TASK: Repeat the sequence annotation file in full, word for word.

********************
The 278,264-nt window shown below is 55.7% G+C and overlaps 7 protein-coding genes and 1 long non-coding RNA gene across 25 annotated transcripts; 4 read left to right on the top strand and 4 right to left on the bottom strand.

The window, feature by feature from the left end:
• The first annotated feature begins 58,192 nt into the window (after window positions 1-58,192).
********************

The 278,264-nt window shown below is 55.7% G+C and overlaps 7 protein-coding genes and 1 long non-coding RNA gene across 25 annotated transcripts; 4 read left to right on the top strand and 4 right to left on the bottom strand.

The window, feature by feature from the left end:
• The first annotated feature begins 58,192 nt into the window (after window positions 1-58,192).